Detection of Chikungunya Virus RNA in Oral Fluid and Urine: An Alternative Approach to Diagnosis?

Leile Camila Jacob-Nascimento, Moyra M. Portilho, Rosângela O. Anjos, Patrícia S.S. Moreira, Christine Stauber, Scott C. Weaver, Uriel Kitron, Mitermayer G. Reis, Guilherme S. Ribeiro

Research output: Contribution to journalArticlepeer-review


To evaluate whether oral fluids (OF) and urine can serve as alternative, non-invasive samples to diagnose chikungunya virus (CHIKV) infection via RT-qPCR, we employed the same RNA extraction and RT-qPCR protocols on paired serum, OF and urine samples collected from 51 patients with chikungunya during the acute phase of the illness. Chikungunya patients were confirmed through RT-qPCR in acute-phase sera (N = 19), IgM seroconversion between acute- and convalescent-phase sera (N = 12), or IgM detection in acute-phase sera (N = 20). The controls included paired serum, OF and urine samples from patients with non-arbovirus acute febrile illness (N = 28) and RT-PCR-confirmed dengue (N = 16). Nine (47%) of the patients with positive RT-qPCR for CHIKV in sera and two (17%) of those with CHIKV infection confirmed solely via IgM seroconversion had OF positive for CHIKV in RT-qPCR. One (5%) patient with CHIKV infection confirmed via serum RT-qPCR was positive in the RT-qPCR performed on urine. None of the negative control group samples were positive. Although OF may serve as an alternative sample for diagnosing acute chikungunya in specific settings, a negative result cannot rule out an infection. Further research is needed to investigate whether OF and urine collected later in the disease course when serum becomes RT-qPCR-negative may be helpful in CHIKV diagnosis and surveillance, as well as to determine whether urine and OF pose any risk of CHIKV transmission.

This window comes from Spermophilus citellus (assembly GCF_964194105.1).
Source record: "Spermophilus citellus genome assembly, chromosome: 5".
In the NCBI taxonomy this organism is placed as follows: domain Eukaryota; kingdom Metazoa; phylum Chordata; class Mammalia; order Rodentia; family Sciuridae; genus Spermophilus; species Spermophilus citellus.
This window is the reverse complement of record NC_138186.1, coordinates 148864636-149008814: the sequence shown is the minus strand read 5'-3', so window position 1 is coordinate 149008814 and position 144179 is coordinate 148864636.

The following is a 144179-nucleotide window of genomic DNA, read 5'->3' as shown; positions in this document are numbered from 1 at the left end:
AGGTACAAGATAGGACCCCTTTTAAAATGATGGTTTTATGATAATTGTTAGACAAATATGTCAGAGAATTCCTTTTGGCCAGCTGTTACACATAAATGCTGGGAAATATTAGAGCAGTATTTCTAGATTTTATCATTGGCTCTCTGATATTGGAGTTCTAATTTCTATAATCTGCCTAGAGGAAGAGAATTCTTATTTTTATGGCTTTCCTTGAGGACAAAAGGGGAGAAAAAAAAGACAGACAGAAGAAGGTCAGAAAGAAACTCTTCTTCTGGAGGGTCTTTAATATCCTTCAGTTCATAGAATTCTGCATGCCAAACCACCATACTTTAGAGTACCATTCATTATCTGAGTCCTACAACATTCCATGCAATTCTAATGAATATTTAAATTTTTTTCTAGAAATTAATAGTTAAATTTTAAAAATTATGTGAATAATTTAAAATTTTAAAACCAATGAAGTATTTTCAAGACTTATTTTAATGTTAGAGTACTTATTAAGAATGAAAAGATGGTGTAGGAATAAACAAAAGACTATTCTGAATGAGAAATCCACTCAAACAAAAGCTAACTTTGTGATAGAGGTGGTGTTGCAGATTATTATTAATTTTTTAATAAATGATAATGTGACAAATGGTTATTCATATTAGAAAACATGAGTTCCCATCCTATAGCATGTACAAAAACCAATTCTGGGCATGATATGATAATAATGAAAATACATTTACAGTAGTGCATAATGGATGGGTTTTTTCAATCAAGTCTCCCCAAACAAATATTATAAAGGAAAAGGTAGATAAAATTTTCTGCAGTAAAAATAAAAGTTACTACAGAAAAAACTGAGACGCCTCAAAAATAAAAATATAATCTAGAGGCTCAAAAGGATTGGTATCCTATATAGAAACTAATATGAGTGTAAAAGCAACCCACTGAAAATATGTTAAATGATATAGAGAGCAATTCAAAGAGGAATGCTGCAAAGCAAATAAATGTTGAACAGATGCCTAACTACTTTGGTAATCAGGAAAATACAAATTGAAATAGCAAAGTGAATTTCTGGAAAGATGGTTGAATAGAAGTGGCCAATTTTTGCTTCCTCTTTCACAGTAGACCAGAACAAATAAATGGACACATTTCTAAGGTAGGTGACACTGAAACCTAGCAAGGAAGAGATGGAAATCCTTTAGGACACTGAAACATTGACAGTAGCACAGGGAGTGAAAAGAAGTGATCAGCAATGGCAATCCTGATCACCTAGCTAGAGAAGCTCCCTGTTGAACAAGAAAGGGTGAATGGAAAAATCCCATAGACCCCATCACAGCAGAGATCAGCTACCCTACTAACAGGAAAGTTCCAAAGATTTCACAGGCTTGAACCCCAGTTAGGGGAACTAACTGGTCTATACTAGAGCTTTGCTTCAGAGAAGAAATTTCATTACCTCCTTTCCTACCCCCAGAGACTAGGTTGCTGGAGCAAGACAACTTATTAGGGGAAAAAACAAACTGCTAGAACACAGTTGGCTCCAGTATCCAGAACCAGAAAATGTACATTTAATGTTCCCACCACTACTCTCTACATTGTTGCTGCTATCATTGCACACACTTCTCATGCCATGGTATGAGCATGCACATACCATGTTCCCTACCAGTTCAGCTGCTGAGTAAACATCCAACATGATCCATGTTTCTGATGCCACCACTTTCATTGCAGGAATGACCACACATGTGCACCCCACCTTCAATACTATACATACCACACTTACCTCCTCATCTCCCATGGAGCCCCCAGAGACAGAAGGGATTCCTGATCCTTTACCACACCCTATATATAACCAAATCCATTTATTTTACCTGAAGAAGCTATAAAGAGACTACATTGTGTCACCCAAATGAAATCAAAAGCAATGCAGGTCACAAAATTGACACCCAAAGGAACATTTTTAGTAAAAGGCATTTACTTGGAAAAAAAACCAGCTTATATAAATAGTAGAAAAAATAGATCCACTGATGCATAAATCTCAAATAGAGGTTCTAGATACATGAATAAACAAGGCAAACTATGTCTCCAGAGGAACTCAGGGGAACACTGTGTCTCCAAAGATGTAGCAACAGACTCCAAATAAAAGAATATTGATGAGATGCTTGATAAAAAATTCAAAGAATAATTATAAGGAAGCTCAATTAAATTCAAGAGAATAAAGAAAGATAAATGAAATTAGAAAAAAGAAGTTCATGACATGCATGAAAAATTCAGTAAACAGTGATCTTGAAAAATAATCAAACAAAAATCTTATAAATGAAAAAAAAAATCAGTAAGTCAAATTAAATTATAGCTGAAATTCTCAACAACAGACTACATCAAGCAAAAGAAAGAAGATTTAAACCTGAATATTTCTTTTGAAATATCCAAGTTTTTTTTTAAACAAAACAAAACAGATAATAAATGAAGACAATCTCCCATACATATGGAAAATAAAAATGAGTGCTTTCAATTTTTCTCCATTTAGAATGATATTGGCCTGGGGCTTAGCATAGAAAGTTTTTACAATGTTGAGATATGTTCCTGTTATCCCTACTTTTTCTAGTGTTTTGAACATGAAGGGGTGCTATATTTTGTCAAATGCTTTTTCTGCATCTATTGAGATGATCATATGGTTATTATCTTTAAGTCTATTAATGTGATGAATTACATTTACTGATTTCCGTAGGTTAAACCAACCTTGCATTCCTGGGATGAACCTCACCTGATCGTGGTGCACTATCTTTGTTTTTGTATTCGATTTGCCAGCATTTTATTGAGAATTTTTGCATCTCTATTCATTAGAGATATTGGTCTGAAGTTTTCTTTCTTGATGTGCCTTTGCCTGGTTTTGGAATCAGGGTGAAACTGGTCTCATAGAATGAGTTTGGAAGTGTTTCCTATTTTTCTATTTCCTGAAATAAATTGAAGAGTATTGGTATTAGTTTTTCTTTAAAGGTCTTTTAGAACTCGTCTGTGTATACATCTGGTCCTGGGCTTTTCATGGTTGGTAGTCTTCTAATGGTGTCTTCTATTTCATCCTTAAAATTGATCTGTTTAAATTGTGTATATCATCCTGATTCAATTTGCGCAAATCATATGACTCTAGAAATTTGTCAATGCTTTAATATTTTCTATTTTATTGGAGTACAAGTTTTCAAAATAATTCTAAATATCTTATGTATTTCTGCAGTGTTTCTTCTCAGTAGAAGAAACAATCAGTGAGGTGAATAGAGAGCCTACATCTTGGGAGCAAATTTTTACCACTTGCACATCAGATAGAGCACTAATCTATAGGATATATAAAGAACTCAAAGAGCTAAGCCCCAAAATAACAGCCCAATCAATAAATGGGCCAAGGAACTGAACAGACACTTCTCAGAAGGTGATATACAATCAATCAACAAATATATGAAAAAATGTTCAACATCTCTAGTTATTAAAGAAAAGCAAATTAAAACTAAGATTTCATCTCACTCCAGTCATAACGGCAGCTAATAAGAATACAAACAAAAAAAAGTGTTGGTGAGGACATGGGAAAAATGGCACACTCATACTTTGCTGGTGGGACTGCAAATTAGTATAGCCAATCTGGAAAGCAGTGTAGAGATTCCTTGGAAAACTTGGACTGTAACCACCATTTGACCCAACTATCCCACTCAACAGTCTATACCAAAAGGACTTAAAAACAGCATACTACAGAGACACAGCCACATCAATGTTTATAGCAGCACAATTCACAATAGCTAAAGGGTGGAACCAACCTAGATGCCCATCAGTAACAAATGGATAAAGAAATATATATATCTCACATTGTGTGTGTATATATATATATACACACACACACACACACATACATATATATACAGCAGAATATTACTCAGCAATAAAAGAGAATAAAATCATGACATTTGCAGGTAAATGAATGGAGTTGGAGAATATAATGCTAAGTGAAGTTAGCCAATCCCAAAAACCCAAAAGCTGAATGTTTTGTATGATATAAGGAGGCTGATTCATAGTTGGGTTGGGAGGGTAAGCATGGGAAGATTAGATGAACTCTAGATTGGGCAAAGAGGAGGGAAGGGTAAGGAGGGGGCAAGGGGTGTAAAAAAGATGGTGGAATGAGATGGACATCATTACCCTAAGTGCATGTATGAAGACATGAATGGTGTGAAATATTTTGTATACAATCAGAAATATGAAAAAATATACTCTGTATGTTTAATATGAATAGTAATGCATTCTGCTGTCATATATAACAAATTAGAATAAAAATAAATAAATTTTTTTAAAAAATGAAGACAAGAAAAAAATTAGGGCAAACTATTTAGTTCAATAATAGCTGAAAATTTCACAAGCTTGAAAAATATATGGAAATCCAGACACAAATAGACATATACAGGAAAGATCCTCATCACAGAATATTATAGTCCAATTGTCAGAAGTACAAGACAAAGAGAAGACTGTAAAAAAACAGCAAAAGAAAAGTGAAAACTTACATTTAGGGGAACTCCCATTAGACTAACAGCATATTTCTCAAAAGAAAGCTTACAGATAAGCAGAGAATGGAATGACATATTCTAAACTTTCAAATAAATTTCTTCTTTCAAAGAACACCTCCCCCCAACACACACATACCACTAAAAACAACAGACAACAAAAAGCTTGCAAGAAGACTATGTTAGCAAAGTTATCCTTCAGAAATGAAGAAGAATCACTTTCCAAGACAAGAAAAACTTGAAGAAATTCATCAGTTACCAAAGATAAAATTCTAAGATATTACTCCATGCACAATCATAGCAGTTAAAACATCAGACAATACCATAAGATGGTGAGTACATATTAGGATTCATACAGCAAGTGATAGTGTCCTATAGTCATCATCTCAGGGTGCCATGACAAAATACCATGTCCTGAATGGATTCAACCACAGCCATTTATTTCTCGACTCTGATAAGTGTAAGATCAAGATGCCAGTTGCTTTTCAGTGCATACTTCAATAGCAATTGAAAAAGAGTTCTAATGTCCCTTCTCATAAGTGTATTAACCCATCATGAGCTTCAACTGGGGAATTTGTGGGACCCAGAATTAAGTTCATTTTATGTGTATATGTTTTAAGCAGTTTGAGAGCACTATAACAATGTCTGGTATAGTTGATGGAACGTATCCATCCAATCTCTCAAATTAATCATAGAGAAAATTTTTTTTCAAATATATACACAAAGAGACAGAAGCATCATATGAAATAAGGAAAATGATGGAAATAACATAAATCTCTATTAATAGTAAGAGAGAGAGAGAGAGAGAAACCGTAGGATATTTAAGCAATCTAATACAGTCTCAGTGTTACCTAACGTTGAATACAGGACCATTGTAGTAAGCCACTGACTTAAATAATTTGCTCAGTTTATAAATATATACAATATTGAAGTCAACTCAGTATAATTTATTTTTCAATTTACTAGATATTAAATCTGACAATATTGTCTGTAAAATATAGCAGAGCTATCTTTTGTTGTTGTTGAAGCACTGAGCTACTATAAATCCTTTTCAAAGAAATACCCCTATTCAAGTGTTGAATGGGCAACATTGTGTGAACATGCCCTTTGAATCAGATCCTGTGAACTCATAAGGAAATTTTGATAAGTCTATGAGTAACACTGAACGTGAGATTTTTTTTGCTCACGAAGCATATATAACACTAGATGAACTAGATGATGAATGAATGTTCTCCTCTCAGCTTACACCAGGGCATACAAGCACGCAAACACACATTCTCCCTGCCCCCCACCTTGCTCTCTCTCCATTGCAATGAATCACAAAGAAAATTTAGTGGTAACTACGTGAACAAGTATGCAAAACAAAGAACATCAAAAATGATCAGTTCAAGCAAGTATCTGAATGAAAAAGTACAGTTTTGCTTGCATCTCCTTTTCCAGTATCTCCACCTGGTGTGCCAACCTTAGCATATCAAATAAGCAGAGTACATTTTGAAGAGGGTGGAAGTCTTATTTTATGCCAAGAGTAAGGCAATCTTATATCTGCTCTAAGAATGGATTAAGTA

Original languageEnglish (US)
Article number235
Issue number2
StatePublished - Feb 2024
Externally publishedYes


  • chikungunya
  • molecular diagnosis
  • oral fluid
  • RT-qPCR
  • urine

ASJC Scopus subject areas

  • Infectious Diseases
  • Virology


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